That being said, art is a subjective field, which doesn't have the safe guards of other fields. And with the internet, the sky's the limit on how much bad art can be posted. It is hard to weed out the bad artists then if there is no way to prevent them from posting. It's not like being a pilot or surgeon or whatever. (A botched surgery, just overshooting the runway, no worries! Better luck next- you'll get it eventually)

Though a question I have: how much is technology to blame as well? How many people just rely on the computer to do the work- to make it look right? Also, as technology improves and new technology is introduced, maybe it takes some time to master them and get the better examples of art out?
 
Old 01-28-2013, 12:25 AM   #72
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When to be Art turned to be enough to have "Feelings/Expression" or politicizing the "Message" then whole thing got corrupted.
 
Old 01-28-2013, 02:48 AM   #73
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I agree, but cautiously, as I've been affected (as I'm sure many here have) by the adverse effects of the opposite - a destructive feeling of self-doubt which leaves one unsure of whether ones work is actually good.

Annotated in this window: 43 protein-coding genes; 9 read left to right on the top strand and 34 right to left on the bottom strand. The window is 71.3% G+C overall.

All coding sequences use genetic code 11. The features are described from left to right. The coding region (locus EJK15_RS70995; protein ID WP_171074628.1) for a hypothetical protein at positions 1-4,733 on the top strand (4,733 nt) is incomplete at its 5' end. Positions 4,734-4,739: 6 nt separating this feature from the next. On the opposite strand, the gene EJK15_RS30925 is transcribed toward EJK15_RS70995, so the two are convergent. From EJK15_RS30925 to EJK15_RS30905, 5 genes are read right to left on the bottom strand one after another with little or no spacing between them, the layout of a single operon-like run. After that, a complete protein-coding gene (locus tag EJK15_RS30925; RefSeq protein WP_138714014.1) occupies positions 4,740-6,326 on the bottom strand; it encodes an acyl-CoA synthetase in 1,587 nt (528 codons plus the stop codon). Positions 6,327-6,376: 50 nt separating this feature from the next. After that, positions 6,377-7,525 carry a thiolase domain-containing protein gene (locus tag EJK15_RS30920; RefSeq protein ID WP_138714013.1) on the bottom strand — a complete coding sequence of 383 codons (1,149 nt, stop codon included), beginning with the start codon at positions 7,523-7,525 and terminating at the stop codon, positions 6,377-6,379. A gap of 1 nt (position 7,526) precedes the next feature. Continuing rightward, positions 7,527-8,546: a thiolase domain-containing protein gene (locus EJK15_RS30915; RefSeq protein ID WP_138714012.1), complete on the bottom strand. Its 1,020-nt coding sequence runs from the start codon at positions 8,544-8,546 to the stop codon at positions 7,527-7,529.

I personally think it's society that instills mediocrity from every angle, we're brought up to meet goals, aim for targets and pass tests. From the moment we start school, we're taught that a long as we meet the criteria, everyone is happy.

We're never told to aim higher, to exceed those goals. It's the brave few who dare to shoot for the moon that achieve true greatness.

I see it all the time and it saddens me. My Facebook and Twitter feed is full of friends and colleagues who are at uni saying things like 'finally, assignment complete' or 'only 2 more pages to go'. And there's hundreds of these people, thousands even. Every day we're being encouraged to just be 'adequate'. Just do 'enough', nothing more, nothing less.